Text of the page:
'Deadwood' Revives The Western, at HBO - Multichannel

'Deadwood' Revives The Western, at HBO

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An old broadcast hand is taking Home Box Office's newest original series back to the Old West, with mostly good results.

Deadwood
— from executive producer David Milch of NYPD Blue
renown — is an interesting look at life in a Dakota mining settlement just beyond the reach of U.S. law. Set in July, 1876, the action begins just two week's after the Sioux scalped Custer's troops at Little Big Horn. That tension hangs over both the pilot and the series' first regular episode.

The film, combining fictional and real-life characters, at first centers around friends Seth Bullock (Timothy Olyphant) and Sol Star (John Hawkes), who give up their lives in a less-lawless part of the West — where the former was a marshal — in favor of becoming hardware salesmen to Deadwood's fortune-panning miners.

At the same time, famed Wild West lawman Wild Bill Hickock (Keith Carradine), along with travel companions Calamity Jane (Robin Weigert) and Jack McCall (Garrett Dillahunt) also arrive.

Deadwood's big player is Al Swearegen, a brothel and saloon owner who has his hand in most of the town's illegal businesses. Played with menace by Ian McShane (Sexy Beast), he runs afoul of Bullock and Hickock on their first night in town. One of the locals rushes in the saloon announcing that a family of "squareheads" (Norwegian immigrants who were headed back to Minnesota) has been killed by Sioux.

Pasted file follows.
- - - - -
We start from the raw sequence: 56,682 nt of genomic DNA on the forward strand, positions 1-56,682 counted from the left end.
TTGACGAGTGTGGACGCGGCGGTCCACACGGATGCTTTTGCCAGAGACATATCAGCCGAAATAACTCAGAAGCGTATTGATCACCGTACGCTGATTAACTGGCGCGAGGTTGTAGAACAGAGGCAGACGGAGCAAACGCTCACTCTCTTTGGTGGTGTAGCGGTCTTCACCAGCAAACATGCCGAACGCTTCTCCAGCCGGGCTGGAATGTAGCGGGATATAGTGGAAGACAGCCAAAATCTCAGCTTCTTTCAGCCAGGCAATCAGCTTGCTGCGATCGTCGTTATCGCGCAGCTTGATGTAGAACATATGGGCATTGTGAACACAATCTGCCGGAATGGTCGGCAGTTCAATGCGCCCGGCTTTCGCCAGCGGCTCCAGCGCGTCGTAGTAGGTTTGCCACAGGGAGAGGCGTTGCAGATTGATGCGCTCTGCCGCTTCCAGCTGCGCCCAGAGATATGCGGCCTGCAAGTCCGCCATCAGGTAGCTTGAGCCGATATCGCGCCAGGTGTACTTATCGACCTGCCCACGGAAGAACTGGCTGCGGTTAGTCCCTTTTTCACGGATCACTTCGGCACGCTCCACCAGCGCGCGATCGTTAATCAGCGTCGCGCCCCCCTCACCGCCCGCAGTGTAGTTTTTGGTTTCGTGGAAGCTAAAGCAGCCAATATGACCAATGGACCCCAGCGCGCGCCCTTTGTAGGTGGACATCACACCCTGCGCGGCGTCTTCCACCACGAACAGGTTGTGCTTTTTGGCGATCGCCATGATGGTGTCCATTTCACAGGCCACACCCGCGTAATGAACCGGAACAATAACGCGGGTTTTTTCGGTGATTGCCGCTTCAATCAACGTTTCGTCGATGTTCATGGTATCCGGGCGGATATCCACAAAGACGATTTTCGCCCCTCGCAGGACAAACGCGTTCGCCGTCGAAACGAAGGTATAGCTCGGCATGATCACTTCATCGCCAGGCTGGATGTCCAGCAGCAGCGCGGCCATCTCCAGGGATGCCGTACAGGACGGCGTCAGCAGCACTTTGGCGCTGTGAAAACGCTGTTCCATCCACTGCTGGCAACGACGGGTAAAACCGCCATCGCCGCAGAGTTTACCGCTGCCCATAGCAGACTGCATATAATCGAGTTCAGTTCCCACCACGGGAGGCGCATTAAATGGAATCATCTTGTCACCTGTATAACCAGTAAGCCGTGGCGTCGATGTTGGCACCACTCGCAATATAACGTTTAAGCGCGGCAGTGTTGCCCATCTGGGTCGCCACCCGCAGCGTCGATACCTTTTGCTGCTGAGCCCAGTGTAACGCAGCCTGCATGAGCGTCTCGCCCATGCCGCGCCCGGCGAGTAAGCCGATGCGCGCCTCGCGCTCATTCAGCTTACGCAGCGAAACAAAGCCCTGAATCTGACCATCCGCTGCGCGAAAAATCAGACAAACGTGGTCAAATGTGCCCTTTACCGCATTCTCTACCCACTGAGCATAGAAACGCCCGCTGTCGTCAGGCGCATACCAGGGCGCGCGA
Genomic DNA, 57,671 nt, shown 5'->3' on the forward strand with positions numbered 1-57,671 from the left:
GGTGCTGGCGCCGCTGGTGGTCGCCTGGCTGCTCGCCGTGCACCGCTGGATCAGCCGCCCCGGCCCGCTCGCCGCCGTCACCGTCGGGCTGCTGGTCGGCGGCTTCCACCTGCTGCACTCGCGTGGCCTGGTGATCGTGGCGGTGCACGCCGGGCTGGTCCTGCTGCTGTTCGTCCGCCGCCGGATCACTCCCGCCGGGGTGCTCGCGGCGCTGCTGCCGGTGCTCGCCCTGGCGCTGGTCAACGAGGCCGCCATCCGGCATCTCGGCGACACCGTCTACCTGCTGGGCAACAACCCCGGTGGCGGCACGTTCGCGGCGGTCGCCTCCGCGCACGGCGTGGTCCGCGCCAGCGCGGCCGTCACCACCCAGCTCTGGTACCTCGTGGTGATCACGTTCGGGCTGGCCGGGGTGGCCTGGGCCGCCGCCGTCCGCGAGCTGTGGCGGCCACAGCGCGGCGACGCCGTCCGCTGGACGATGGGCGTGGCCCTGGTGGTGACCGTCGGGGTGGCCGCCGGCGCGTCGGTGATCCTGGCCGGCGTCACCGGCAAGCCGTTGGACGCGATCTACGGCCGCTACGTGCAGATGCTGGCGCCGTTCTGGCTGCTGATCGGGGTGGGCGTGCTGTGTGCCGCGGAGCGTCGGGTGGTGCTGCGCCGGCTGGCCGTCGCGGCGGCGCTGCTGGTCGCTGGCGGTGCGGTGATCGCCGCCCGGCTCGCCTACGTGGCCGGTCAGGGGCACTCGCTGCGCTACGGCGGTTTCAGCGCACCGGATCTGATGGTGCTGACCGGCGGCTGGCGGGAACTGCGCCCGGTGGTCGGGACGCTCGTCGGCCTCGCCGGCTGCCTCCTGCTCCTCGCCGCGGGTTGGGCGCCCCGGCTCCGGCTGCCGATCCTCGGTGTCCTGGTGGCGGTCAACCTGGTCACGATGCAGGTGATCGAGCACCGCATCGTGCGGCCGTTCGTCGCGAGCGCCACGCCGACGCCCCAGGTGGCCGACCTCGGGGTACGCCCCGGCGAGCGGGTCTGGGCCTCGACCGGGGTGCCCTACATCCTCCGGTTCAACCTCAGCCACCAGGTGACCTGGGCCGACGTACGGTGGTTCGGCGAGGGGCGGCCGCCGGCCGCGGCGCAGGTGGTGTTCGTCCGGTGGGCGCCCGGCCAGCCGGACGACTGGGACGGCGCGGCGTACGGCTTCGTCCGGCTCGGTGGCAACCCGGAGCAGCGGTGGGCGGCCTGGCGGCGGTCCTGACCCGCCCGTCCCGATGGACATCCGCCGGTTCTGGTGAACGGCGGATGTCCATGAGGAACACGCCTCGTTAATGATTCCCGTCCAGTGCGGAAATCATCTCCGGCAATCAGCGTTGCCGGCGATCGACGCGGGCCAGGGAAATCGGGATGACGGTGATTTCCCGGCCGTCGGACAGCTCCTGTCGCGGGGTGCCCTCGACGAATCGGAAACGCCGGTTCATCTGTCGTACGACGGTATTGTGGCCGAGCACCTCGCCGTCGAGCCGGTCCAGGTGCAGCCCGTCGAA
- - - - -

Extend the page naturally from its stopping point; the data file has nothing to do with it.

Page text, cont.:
Since there was doubt over whether one of the children survived, Hickock and Bullock volunteer to get together a posse to try and find her.

The two ex-lawmen soon come to the opinion that the family was ambushed by road agents, and the man they believe responsible is killed by either Hickock or Bullock or both in a shootout.

But the road agents turn out to be in Swearegen's employ, creating bad feelings that should set the tone for this gritty drama throughout the season. Gunsmoke it's not: Though the language is authentic for the 1870s, it's also as salty as anything that Tony might say to Silvio on The Sopranos. And it's also filled with other authentic, if brutal, touches: the corpses of shootout victims, and others who die in the camp, are fed to the pigs.

The swirls of intrigue and authenticity make Deadwood a compelling view. But there were too many characters in the first two episodes to keep track of. Hopefully, the stories will become more streamlined as the series marches further along the trail.

Deadwood premieres March 7 on Home Box Office.

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